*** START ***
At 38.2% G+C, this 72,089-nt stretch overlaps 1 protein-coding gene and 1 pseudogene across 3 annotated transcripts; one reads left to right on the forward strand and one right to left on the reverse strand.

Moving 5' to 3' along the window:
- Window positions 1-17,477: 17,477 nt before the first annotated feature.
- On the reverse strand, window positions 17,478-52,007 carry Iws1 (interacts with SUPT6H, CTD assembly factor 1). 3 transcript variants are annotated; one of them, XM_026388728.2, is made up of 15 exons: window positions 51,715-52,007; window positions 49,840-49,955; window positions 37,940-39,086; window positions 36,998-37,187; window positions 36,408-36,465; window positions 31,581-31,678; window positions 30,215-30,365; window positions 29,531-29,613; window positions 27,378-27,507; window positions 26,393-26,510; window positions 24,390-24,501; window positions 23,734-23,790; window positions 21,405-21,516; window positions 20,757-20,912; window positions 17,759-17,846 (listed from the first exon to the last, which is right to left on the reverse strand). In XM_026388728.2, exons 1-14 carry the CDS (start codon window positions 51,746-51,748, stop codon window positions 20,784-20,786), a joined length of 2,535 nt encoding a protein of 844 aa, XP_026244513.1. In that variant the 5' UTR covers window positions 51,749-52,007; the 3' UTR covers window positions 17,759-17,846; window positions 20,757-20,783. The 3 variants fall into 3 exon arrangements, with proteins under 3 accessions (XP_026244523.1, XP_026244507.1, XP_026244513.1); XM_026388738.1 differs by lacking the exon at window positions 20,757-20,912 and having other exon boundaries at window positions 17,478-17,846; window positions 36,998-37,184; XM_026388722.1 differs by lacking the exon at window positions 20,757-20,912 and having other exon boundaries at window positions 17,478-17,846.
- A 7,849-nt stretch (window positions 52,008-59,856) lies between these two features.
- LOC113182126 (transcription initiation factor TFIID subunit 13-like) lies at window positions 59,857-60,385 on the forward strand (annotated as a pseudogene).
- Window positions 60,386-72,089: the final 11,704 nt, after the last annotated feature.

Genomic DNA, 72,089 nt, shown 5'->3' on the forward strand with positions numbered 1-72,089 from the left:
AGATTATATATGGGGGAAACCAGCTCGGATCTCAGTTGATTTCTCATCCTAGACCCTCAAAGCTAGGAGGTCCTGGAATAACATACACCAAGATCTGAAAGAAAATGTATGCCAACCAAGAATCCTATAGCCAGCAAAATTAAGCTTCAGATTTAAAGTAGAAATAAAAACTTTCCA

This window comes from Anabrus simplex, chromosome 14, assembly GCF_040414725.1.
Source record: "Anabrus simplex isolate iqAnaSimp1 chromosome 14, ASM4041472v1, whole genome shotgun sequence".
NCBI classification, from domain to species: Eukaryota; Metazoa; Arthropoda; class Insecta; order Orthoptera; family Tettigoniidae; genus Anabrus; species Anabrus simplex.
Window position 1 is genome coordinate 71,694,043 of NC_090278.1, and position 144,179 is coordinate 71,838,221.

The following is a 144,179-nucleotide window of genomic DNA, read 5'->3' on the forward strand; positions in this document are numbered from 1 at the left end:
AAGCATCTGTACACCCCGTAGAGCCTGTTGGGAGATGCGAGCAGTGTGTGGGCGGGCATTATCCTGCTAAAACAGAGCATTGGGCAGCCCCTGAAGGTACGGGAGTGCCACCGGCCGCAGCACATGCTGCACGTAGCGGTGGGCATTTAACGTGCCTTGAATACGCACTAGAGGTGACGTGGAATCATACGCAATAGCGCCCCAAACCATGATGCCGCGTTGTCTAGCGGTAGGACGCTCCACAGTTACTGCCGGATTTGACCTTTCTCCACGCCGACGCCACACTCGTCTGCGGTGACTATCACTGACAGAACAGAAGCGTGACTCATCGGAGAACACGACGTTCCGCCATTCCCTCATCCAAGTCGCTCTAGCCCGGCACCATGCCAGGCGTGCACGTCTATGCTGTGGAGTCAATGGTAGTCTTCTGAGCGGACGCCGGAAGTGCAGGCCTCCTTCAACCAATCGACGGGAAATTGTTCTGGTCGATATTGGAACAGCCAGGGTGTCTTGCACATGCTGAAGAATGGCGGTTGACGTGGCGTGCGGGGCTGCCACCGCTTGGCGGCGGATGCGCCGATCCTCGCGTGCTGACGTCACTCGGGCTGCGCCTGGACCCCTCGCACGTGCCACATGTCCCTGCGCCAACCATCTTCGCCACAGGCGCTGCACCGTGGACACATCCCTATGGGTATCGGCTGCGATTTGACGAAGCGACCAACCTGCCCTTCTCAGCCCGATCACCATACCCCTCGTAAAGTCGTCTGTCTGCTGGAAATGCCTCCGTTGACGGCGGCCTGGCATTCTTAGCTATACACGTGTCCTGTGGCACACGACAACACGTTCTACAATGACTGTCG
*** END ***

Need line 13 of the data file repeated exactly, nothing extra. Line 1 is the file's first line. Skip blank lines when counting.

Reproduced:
Window position 1 is genome coordinate 71,694,043 of NC_090278.1, and position 144,179 is coordinate 71,838,221.